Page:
The landmark race review report commissioned to the independent Commission on Race and Ethnic Disparities has been met with anger and branded “culturally deaf”. From claims that it aimed to rewrite the history of slavery, to contested reviews of the term “white privilege”, the 258-page report was rebuked within hours of publication as a whitewash of history. (£)
Fewer than 25% of people with Covid symptoms are requesting tests, while less than 50% self-isolated, according to the Corsair study, conducted jointly by researchers from King’s College London, Public Health England and University College London. It found that compliance to safety guidelines is far from universal.
Ahead of today’s highly-anticipated framework for reopening Britain’s overseas travel sector, details have been released that the Prime Minister will back a “traffic light” approach. This approach takes into consideration infection rates and the viral variants in overseas destinations, with May 17 the earliest likely date for foreign travel. Ministers are also considering a Covid-19 certification plan to allow individuals to enter business premises and for foreign travel. (£)
Business and economy
Deliveroo has become the “worst IPO in London’s history”, according to one of its traders, closing on Wednesday 26% down and wiping out almost £2 billion from its initial market capitalisation. The dual-class share structure was ill received by investors, prompting at least three hedge funds to short the stock at opening. This failure will do little to reassure ongoing fears of the London Stock Exchange’s ability to compete with Amsterdam. (£)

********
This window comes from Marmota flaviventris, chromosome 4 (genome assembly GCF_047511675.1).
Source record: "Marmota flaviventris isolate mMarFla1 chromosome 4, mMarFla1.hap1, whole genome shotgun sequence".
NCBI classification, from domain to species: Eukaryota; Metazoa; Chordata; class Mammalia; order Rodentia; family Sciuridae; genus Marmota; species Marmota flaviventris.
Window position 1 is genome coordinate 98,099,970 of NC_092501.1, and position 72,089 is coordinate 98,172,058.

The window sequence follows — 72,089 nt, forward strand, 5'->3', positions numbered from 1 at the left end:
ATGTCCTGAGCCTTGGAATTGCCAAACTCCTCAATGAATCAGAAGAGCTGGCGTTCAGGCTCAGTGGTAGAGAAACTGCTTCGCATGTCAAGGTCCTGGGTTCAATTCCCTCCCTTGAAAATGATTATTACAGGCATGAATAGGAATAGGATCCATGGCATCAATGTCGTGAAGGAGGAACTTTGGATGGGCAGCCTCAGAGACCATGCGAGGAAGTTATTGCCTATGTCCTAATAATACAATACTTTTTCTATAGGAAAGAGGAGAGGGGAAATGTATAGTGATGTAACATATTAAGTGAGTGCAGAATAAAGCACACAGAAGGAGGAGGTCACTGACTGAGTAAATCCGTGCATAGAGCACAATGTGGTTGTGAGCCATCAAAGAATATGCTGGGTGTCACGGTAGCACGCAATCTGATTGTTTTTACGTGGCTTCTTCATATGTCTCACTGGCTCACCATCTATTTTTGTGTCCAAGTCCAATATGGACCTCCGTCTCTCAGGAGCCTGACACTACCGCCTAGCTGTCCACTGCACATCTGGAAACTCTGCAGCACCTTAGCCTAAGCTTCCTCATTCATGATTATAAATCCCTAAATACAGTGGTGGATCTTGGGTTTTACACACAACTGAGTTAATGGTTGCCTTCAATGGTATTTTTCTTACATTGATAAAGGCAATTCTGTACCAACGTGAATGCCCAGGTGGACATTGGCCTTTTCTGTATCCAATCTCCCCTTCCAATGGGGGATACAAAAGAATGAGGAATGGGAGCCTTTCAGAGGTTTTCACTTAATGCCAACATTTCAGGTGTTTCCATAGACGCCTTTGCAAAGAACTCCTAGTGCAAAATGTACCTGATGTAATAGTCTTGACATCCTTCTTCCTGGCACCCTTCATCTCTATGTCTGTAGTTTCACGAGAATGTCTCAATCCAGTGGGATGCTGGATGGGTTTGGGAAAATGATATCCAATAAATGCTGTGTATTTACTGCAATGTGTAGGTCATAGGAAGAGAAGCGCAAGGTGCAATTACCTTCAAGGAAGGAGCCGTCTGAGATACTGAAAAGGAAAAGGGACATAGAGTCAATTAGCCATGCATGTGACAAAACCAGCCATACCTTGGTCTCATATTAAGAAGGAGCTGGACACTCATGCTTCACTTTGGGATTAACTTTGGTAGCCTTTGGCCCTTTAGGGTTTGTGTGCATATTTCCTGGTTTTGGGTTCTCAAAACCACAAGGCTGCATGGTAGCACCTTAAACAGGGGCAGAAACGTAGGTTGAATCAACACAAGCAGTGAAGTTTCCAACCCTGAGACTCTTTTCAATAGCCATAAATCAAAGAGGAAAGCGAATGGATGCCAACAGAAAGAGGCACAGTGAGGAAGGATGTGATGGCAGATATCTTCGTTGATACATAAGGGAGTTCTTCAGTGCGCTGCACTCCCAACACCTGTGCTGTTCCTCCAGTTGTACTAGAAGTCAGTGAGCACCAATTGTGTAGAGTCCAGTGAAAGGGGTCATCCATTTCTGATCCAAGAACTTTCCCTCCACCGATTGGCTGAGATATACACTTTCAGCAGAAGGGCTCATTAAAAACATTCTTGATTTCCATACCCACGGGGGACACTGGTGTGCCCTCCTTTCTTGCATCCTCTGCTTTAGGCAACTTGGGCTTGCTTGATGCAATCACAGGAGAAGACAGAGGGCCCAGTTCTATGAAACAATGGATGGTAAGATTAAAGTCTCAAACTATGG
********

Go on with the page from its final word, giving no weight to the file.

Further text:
PwC’s 22,000 UK-based employees will be reportedly allowed to choose start and finish times and work from home two to three days a week after the pandemic. The move is in line with many companies considering how work will be divided between the office and the home. Kevin Ellis, UK chairman of PwC, commented on the move, underscoring that, “the future of work is changing at such a pace we have to evolve continually how we do things to meet the needs of our people and clients”. (£)
Volkswagen, who recently announced plans to rebrand as “Voltswagen” in America to promote a new electric car, has backtracked, saying it was a marketing stunt ahead of April’s Fools’ day on 1 April. This has landed the carmaker into hot waters, as Wall Street analysts were preparing for the effects of a name change. This could lead to scrutiny by the Securities and Exchange Commission or even litigation by misled investors.
Columns of note
News of Deliveroo’s shares crashing by 30% within the first 20 minutes of listing surprised some who had expected the delivery service giant to overperform on the London Stock Exchange. Jonathan Nunn, in The Guardian, takes a more scrupulous look at Deliveroo, underlining that the share underperformance should have been expected. Not only is the company one step away from tighter regulation, it is also being exposed as a careless employer in pursuit of customer convenience.